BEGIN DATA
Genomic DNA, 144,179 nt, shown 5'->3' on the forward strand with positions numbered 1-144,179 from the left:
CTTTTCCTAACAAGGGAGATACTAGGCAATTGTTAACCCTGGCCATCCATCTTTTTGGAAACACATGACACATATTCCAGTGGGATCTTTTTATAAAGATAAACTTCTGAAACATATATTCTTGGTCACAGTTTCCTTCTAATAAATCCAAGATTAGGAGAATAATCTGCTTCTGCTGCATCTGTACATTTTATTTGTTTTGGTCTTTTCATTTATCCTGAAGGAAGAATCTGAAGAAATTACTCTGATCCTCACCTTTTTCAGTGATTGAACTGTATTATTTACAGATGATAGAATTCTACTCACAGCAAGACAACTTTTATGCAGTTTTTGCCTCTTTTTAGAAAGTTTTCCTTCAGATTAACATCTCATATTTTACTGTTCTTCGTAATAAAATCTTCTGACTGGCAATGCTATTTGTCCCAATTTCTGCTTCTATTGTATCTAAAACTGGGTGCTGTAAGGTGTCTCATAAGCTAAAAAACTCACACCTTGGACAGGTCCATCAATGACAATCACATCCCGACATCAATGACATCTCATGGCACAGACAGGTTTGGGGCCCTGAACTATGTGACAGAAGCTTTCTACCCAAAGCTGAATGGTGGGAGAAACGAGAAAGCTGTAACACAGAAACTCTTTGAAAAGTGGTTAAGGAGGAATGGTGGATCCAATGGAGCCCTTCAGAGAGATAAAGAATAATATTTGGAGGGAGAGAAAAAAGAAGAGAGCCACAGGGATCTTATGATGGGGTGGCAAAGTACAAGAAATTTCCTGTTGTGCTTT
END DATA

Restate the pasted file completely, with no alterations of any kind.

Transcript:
Genomic DNA, 144,179 nt, shown 5'->3' on the forward strand with positions numbered 1-144,179 from the left:
CTTTTCCTAACAAGGGAGATACTAGGCAATTGTTAACCCTGGCCATCCATCTTTTTGGAAACACATGACACATATTCCAGTGGGATCTTTTTATAAAGATAAACTTCTGAAACATATATTCTTGGTCACAGTTTCCTTCTAATAAATCCAAGATTAGGAGAATAATCTGCTTCTGCTGCATCTGTACATTTTATTTGTTTTGGTCTTTTCATTTATCCTGAAGGAAGAATCTGAAGAAATTACTCTGATCCTCACCTTTTTCAGTGATTGAACTGTATTATTTACAGATGATAGAATTCTACTCACAGCAAGACAACTTTTATGCAGTTTTTGCCTCTTTTTAGAAAGTTTTCCTTCAGATTAACATCTCATATTTTACTGTTCTTCGTAATAAAATCTTCTGACTGGCAATGCTATTTGTCCCAATTTCTGCTTCTATTGTATCTAAAACTGGGTGCTGTAAGGTGTCTCATAAGCTAAAAAACTCACACCTTGGACAGGTCCATCAATGACAATCACATCCCGACATCAATGACATCTCATGGCACAGACAGGTTTGGGGCCCTGAACTATGTGACAGAAGCTTTCTACCCAAAGCTGAATGGTGGGAGAAACGAGAAAGCTGTAACACAGAAACTCTTTGAAAAGTGGTTAAGGAGGAATGGTGGATCCAATGGAGCCCTTCAGAGAGATAAAGAATAATATTTGGAGGGAGAGAAAAAAGAAGAGAGCCACAGGGATCTTATGATGGGGTGGCAAAGTACAAGAAATTTCCTGTTGTGCTTT